Holly Longstaff, David M Secko
The importance of evaluating deliberative public engagement events is well recognized, but such activities are rarely conducted for a variety of theoretical, political and practical reasons. In this article, we provide an assessment of the criteria presented in the 2008 National Research Council report on Public Participation in Environmental Assessment and Decision Making (NRC report) as explicit indicators of quality for the 2012 ‘Advanced Biofuels’ deliberative democracy event. The National Research Council’s criteria were selected to evaluate this event because they are decision oriented, are the products of an exhaustive review of similar past events, are intended specifically for environmental processes and encompass many of the criteria presented in other evaluation frameworks. It is our hope that the results of our study may encourage others to employ and assess the National Research Council’s criteria as a generalizable benchmark that may justifiably be used in forthcoming deliberative events exploring different topics with different audiences.
This article examines youth theatre as a mode of promoting public dialogue within situations of political tension or conflict. It reflects on the author’s own experience of trying unsuccessfully to find a framework to evaluate an European Union supported theatre project, youth/art/peace/network, which took place in Austria, Israel and Palestine in the late 1990s. In the context of this reflection and the author’s attempts to address the challenge of finding an evaluative framework and mode of analysis, the article combines a critical account of Habermas’ notion of communicative reason inspired by Iris Marion Young with Lefebvre’s rhythmanalysis. It argues that understanding drama practices in rhythmic terms provides potential for evaluating the complex spatio-temporal relationships the practices might have with everyday life. Through focusing on the presences and absences of particular people and things, such evaluation shows up the risks of performing a misleading or coerced state of health. The article suggests that the problem in this case was underpinned by a restrictive or exclusionary understanding of constructive dialogue at odds with participants’ daily experience. However, the analysis also points more optimistically towards the potential of monologue and particular proxemics of co-presence in finding modes of performance to represent such experience.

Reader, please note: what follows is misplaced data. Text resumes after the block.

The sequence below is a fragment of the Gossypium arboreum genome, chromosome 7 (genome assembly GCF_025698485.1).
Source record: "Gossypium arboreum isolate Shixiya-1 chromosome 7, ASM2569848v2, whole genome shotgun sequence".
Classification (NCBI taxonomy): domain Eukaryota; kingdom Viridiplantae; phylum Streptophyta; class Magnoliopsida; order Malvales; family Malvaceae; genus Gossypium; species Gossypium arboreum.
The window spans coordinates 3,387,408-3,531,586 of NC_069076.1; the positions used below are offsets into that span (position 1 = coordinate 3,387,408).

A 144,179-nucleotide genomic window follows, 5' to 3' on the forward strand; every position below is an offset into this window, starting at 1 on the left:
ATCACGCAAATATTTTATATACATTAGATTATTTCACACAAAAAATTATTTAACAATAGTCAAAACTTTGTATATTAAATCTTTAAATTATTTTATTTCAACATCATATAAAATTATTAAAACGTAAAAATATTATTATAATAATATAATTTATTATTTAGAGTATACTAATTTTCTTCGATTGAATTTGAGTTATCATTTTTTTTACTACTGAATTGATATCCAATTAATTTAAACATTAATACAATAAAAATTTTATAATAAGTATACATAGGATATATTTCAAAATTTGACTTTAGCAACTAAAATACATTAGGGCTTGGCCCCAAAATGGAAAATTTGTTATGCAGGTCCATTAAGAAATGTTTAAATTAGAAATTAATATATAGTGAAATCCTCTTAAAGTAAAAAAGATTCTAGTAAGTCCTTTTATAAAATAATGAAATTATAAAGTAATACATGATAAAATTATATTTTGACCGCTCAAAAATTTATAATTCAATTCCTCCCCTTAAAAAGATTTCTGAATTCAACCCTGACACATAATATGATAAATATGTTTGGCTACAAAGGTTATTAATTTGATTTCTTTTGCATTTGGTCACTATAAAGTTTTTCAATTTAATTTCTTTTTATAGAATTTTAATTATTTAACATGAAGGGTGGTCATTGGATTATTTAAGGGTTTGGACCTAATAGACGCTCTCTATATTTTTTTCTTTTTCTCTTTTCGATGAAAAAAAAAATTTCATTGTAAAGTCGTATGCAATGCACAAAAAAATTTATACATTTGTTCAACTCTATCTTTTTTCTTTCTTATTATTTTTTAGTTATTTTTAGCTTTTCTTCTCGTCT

Andrea Bandelli (JCOM)
As science museums and centres (SMC) broaden their practices to include the development of scientific citizenship, evaluation needs also to take account of this dimension of their practices. It requires complex methods to understand better the impacts of public participation in activities mediated by SMC, including their impacts on the governance of the SMC themselves.
Eric Jensen (JCOM)
Even in the best-resourced science communication institutions, poor quality evaluation methods are routinely employed. This leads to questionable data, specious conclusions and stunted growth in the quality and effectiveness of science communication practice. Good impact evaluation requires upstream planning, clear objectives from practitioners, relevant research skills and a commitment to improving practice based on evaluation evidence.